The papers were excellent, too, at least those I heard. Our session s#8 on Pacific Northwest Regionalism: Acts of Recovery, went very well, with lots of good discussion from the audience, and I would be remiss not to mention the great panel on “Edith Wharton and Sex” that provided new ways of looking at Wharton’s work on this topic.

Another outstanding panel was this morning’s “Antebellum Print Culture and the Digital Archive” (link is to the Storify collection of tweets) and the panel on Retrofuturism.

This was my last year on the Delegate Assembly, so while I will miss seeing the deliberative processes next year (if I go), I’ll be able to get to more panels.

American Naturalism at the MLA

If you’re heading to MLA this week, here are some panels about some American realist/naturalist authors. The “Animal Studies in Evolution” panel is at the same time I’m presenting, so I won’t be able to attend that one.

Stephen Crane, Ellen Glasgow, Ann Petry, W. D. Howells, Edith Summers Kelley, Kate Chopin — none

Theodore Dreiser — 337. The Genesis and Development of the Chicago Renaissance
Friday, 9 January, 3:30–4:45 p.m., 112, VCC West

Frank Norris and Jack London:
13. Animal Studies in the Age of Evolution Thursday, 8 January, 12:00 noon–1:15 p.m., 115, VCC West

Edith Wharton
185. Edith Wharton and Sex Friday, 9 January, 8:30–9:45 a.m., 207, VCC West

295. Narratives of Reproductive Rights in American Literature
Friday, 9 January, 12:00 noon–1:15 p.m., 223, VCC West

Paul Laurence Dunbar: 
699. Black Optimism and Afro-Pessimism: The Politics of Pleasure and Pain in the African American Canon
Sunday, 11 January, 10:15–11:30 a.m., 222, VCC West

John Dos Passos
339. Twentieth-Century American Literature and Sound Recording
Friday, 9 January, 3:30–4:45 p.m., 217, VCC West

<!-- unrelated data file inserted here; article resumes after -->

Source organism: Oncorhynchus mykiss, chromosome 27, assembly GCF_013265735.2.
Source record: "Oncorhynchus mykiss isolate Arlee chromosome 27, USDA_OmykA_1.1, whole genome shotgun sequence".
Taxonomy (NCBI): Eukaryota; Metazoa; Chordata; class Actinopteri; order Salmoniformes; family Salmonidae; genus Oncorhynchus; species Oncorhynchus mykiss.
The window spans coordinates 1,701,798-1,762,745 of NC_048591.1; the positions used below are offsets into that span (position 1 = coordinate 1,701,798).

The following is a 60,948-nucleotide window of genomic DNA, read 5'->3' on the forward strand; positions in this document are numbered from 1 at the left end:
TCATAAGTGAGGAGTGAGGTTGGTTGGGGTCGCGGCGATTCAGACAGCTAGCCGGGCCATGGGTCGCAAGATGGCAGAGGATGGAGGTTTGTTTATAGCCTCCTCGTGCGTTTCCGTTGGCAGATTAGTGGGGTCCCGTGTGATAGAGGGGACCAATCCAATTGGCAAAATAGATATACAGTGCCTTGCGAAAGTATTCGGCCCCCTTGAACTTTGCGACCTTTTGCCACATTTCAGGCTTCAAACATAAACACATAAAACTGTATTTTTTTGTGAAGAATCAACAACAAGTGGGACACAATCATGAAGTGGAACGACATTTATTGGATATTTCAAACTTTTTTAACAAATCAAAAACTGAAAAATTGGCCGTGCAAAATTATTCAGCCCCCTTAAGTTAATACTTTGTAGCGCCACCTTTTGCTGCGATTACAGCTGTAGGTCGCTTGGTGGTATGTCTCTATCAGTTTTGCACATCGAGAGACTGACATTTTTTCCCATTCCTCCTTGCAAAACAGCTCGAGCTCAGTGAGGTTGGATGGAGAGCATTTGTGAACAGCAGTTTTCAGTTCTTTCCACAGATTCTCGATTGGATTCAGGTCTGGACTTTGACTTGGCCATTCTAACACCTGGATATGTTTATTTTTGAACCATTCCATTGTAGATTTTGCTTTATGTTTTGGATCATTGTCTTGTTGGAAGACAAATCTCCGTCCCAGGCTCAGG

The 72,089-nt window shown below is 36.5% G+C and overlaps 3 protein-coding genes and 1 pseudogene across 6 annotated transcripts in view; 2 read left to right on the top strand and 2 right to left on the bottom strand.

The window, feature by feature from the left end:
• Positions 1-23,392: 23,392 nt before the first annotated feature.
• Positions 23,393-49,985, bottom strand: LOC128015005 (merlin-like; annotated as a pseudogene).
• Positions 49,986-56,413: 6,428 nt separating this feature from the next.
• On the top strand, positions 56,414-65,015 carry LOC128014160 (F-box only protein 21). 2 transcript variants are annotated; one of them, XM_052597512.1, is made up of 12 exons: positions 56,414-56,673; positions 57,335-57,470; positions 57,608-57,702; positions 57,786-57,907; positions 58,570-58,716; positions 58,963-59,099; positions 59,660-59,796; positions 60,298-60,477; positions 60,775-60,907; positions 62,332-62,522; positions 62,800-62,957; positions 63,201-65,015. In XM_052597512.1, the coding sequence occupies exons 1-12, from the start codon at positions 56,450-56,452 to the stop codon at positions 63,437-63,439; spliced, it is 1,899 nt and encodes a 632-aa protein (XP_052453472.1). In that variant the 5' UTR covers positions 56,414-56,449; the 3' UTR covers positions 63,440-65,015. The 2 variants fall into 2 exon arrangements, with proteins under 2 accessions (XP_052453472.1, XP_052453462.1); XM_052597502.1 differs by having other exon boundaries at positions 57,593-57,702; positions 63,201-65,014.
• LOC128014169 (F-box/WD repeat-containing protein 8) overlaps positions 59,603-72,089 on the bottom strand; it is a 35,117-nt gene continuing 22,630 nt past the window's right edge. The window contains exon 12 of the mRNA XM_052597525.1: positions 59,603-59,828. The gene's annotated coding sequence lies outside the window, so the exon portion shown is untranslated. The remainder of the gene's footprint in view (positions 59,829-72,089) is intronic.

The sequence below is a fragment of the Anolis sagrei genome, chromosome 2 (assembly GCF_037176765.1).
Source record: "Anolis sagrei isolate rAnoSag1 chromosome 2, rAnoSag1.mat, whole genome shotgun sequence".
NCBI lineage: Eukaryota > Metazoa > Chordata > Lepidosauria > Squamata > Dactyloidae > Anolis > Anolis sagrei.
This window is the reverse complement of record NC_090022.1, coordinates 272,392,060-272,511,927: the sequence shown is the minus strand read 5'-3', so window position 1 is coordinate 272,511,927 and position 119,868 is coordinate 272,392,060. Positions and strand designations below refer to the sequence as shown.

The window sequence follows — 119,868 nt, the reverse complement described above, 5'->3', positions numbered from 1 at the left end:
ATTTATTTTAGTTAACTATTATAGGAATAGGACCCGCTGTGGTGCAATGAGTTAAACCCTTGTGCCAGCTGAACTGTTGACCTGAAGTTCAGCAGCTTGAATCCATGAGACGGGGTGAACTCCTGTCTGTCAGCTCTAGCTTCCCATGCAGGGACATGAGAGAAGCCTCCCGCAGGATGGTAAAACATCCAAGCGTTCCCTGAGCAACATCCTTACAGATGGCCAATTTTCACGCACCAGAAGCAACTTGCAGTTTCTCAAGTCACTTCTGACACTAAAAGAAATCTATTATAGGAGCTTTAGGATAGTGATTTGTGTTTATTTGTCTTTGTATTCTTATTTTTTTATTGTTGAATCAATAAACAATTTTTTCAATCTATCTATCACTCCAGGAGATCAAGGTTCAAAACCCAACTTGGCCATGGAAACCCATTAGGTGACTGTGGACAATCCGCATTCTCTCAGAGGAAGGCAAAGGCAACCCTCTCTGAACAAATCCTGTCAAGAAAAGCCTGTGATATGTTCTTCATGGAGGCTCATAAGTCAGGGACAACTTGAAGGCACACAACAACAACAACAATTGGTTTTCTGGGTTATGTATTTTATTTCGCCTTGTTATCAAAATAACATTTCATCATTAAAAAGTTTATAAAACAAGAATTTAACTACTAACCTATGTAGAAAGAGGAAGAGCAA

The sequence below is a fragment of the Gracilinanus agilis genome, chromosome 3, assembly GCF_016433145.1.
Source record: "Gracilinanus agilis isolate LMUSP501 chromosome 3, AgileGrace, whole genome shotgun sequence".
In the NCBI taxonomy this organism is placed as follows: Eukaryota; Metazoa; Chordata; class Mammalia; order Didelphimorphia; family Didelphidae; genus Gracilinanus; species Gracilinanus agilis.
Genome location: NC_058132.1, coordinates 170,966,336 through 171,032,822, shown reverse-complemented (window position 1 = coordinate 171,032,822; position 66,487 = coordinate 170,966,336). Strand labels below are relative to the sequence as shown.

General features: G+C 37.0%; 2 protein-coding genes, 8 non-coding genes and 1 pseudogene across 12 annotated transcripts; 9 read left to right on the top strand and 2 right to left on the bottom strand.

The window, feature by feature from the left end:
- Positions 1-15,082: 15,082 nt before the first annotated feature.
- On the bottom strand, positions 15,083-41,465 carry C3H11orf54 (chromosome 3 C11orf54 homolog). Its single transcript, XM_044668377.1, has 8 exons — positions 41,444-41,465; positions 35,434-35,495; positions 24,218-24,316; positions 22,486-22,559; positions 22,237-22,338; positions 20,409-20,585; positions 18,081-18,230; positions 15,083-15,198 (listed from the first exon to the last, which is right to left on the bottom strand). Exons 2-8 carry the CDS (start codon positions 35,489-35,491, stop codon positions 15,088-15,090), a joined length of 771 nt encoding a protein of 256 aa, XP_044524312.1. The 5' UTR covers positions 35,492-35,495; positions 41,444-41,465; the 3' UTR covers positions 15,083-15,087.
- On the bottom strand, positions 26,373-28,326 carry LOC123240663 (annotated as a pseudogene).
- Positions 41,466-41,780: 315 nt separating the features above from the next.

306. Queer Capital: Transgressive Economies of Value in American Fiction
Friday, 9 January, 1:45–3:00 p.m., 216, VCC West

MLA Panel 8. Pacific Northwest Literary Regionalism: Acts of Recovery (January 8, 12-1:15)

I’ll be presenting a paper based on a section of my book manuscript Bitter Tastes: Naturalism, Early Film, and American Women’s Writing  at the Modern Language Association Convention in Vancouver, BC, on Thursday. It’s drawn from Chapter 2: “The Darwinists: Borderlands, Environment, and Evolution,”

8. Pacific Northwest Literary Regionalism: Acts of Recovery

Thursday, 8 January, 12:00 noon–1:15 p.m., 205, VCC West

A special session

Presiding: Laura Laffrado, Western Washington Univ.

1. “Carol Ryrie Brink and Moving Memory: A Novel Family History, from Caddie Woodlawn‘s Wisconsin to Buffalo Coat‘s Idaho,” Jana L. Argersinger, Washington State Univ., Pullman

2. “Batterman Lindsay’s Derelicts of Destiny and Pacific Northwest Native American Culture,” Donna M. Campbell, Washington State Univ., Pullman

3. “Besides the Bureau of American Ethnology: Recovering the Alaska Native Brotherhood/Sisterhood as a Community of Native Writers,” Michael Taylor, Univ. of British Columbia, Vancouver